Personal Pension Plan Decision Reference 2022-0067

Case OutcomeRejected
Subject MatterPersonal Pension Plan
Reference2022-0067
Date22 February 2022
Conducts Complained OfFailure to provide accurate investment information,Maladministration, Misrepresentation (pensions), Poor wording/ambiguity of policy
Finantial SectorInvestment
Decision Ref:
2022-0067
Sector:
Investment
Product / Service:
Personal Pension Plan
Conduct(s) complained of:
Failure to provide accurate investment information
Maladministration
Poor wording/ambiguity of policy
Misrepresentation (pensions)
Outcome:
Rejected
LEGALLY BINDING DECISION OF THE FINANCIAL SERVICES AND PENSIONS OMBUDSMAN
The complaint concerns the Complainant’s pension plan.
The Complainant’s Case
The Complainant says that her pension plan which is relevant to this complaint was sold to
her in 1991 and that, to date, the Provider has given her limited information on the
operation of her pension fund. The Complainant states that she has made complaints to the
Provider for several years, since she became concerned by the way in which it was
administering her pension fund. She argues that she has not received a satisfactory
resolution of these complaints.
The Complainant argues that her overall complaint is based on the fact that the Provider has
imposed conditions, penalties, fees and charges that are not allowed for, in the contract and
conditions.
The Complainant says that in February 2018, she made a formal complaint to the Provider
stating that, for reasons unknown to her, the Provider had either given her incorrect,
incomplete or no answers to the questions she had posed. The Complainant contends that
in the Provider’s final response letter dated 7 March 2018, it answered a selection of the
questions asked and that for others, it referred to Appendix 1 of its response, which was a
transaction history.
- 2 -
/Cont’d…
The Complainant submits that an enormous amount of time has been spent by her analysing
the 107 pages of data in the transaction history and reviewing the information she was
given. She says that she finds the Provider’s unwillingness to provide information very
concerning. The Complainant argues that the conclusion of this work caused her to realise
that the Provider has not provided correct information in response to many of her questions.
She argues that it has supplied confusing, inaccurate and incorrect information. Further, she
argues, the Provider has imposed, or proposes to impose, charges or restrictions not
contained in the contract or contract conditions.
The Complainant contends that the Provider has imposed charges and penalties not allowed
for in the contract and that she has suffered financial loss as a result. She argues that a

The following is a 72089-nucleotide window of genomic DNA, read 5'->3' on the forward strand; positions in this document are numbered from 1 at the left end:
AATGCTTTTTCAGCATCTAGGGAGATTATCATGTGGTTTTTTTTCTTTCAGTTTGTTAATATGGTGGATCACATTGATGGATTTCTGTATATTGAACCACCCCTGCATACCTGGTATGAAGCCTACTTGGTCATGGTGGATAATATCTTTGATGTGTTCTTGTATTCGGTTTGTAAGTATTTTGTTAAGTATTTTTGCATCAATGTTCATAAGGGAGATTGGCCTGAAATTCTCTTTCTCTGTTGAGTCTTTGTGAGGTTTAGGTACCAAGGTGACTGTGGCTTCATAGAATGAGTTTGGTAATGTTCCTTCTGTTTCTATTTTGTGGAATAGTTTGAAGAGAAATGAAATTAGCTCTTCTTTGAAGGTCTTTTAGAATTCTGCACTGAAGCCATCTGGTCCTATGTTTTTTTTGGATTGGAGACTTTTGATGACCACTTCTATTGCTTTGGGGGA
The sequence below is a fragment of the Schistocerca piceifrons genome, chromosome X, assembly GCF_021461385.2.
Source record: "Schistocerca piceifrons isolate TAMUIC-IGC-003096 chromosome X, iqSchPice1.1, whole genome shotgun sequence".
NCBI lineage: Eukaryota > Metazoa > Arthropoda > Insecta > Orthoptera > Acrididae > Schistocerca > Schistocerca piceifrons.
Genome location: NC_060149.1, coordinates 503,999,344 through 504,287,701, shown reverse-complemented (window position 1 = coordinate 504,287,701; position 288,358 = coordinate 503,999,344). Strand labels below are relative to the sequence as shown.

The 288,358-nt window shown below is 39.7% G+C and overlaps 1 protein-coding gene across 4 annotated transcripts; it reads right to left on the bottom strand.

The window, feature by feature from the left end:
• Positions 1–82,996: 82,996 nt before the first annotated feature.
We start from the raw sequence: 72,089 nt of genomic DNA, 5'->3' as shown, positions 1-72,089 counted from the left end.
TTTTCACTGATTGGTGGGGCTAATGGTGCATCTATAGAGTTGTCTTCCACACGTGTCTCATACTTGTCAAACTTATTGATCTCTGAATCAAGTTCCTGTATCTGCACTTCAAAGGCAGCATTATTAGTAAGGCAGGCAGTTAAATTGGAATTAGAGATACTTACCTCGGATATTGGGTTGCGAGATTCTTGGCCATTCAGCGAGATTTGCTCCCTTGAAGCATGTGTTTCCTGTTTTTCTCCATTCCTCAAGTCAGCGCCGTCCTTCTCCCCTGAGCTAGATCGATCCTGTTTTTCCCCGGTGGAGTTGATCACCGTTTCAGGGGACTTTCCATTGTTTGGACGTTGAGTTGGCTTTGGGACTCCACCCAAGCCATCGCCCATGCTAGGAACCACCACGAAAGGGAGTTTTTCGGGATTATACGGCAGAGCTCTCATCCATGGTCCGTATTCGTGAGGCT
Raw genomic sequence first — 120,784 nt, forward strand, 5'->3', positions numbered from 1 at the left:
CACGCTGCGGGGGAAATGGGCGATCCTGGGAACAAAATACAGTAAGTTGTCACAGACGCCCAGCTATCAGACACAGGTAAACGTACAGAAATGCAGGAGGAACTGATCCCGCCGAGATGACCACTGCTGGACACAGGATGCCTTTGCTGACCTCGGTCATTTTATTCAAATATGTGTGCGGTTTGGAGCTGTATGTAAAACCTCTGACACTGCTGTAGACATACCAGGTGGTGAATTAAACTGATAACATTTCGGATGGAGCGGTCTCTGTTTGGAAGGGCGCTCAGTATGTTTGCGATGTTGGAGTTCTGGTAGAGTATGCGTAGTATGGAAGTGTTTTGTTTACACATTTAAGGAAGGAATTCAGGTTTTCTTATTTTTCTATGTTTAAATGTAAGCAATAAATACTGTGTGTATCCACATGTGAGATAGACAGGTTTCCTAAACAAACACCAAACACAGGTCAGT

review of the transaction history has shown:
entire payments and part payments not credited to the fund,
fee increases not allowed for in the contract,
charges for which no explanation was given,
initial units sold at incredible discounts to the date relevant value,
multiple crediting and debiting of transactions,
substantial overcharging of the pension levy,
unexplained changes in initial units,
new payment charges not allowed for in the contract,
incorrect total amount of initial units purchased, and
incorrect total amount contributed to the plan.
The Complainant has made detailed arguments in respect of initial units being used as a
mechanism to recoup charges associated with the plan, such as commission, administration
and underwriting costs. She argues that these charges are shown as an early withdrawal
penalty but that the contract has no direct definition of an ‘initial unit’.
She highlights relevant clauses such as:
clause 2(n) (definition of a unit)
clause 14 (amount of annuity) and
clause 12 (determination of unit prices)
She argues that there is no mechanism in the contract for future charges and that the clause
dealing with the amount of annuity, does not refer to any of the penalty terms used by the
Provider. She argues that clause 12 has the impact of increasing the amount paid for each
unit by 5.26%, so a charge is levied on the purchase of each unit, which is separate from the
actual management charge. She argues that there is no clarity as to how the base unit values
are arrived at, or the discount to the unit value. She further argues that no information was
provided to her at the inception of the pension, in respect of the conditions concerning
inflation protector, the allocation mechanism or the charging mechanism.

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